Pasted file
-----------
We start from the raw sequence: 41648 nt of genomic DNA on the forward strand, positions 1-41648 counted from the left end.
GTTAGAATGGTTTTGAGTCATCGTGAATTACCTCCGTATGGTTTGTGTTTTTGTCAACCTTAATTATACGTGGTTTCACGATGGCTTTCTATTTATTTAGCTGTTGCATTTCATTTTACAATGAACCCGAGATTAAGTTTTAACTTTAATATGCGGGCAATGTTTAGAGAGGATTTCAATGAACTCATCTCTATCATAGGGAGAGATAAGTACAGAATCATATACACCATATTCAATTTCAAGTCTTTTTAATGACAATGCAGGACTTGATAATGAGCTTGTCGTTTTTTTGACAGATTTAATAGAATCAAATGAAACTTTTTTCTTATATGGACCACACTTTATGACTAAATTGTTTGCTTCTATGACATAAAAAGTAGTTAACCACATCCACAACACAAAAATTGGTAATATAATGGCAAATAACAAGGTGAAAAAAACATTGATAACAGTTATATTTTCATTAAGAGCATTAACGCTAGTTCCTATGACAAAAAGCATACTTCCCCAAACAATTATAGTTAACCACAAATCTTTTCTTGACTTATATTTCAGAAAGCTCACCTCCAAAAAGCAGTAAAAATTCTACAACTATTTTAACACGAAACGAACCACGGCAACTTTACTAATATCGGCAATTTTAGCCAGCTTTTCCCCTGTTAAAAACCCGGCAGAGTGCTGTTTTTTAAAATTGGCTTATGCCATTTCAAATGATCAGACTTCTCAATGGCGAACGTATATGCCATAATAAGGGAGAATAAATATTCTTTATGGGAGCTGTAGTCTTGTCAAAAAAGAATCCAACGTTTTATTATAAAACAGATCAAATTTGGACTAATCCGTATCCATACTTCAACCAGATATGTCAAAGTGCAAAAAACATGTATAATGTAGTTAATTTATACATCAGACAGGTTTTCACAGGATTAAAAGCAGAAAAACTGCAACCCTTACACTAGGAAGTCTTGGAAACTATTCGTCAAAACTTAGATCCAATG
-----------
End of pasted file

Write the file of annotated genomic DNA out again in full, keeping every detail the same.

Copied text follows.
We start from the raw sequence: 41648 nt of genomic DNA on the forward strand, positions 1-41648 counted from the left end.
GTTAGAATGGTTTTGAGTCATCGTGAATTACCTCCGTATGGTTTGTGTTTTTGTCAACCTTAATTATACGTGGTTTCACGATGGCTTTCTATTTATTTAGCTGTTGCATTTCATTTTACAATGAACCCGAGATTAAGTTTTAACTTTAATATGCGGGCAATGTTTAGAGAGGATTTCAATGAACTCATCTCTATCATAGGGAGAGATAAGTACAGAATCATATACACCATATTCAATTTCAAGTCTTTTTAATGACAATGCAGGACTTGATAATGAGCTTGTCGTTTTTTTGACAGATTTAATAGAATCAAATGAAACTTTTTTCTTATATGGACCACACTTTATGACTAAATTGTTTGCTTCTATGACATAAAAAGTAGTTAACCACATCCACAACACAAAAATTGGTAATATAATGGCAAATAACAAGGTGAAAAAAACATTGATAACAGTTATATTTTCATTAAGAGCATTAACGCTAGTTCCTATGACAAAAAGCATACTTCCCCAAACAATTATAGTTAACCACAAATCTTTTCTTGACTTATATTTCAGAAAGCTCACCTCCAAAAAGCAGTAAAAATTCTACAACTATTTTAACACGAAACGAACCACGGCAACTTTACTAATATCGGCAATTTTAGCCAGCTTTTCCCCTGTTAAAAACCCGGCAGAGTGCTGTTTTTTAAAATTGGCTTATGCCATTTCAAATGATCAGACTTCTCAATGGCGAACGTATATGCCATAATAAGGGAGAATAAATATTCTTTATGGGAGCTGTAGTCTTGTCAAAAAAGAATCCAACGTTTTATTATAAAACAGATCAAATTTGGACTAATCCGTATCCATACTTCAACCAGATATGTCAAAGTGCAAAAAACATGTATAATGTAGTTAATTTATACATCAGACAGGTTTTCACAGGATTAAAAGCAGAAAAACTGCAACCCTTACACTAGGAAGTCTTGGAAACTATTCGTCAAAACTTAGATCCAATG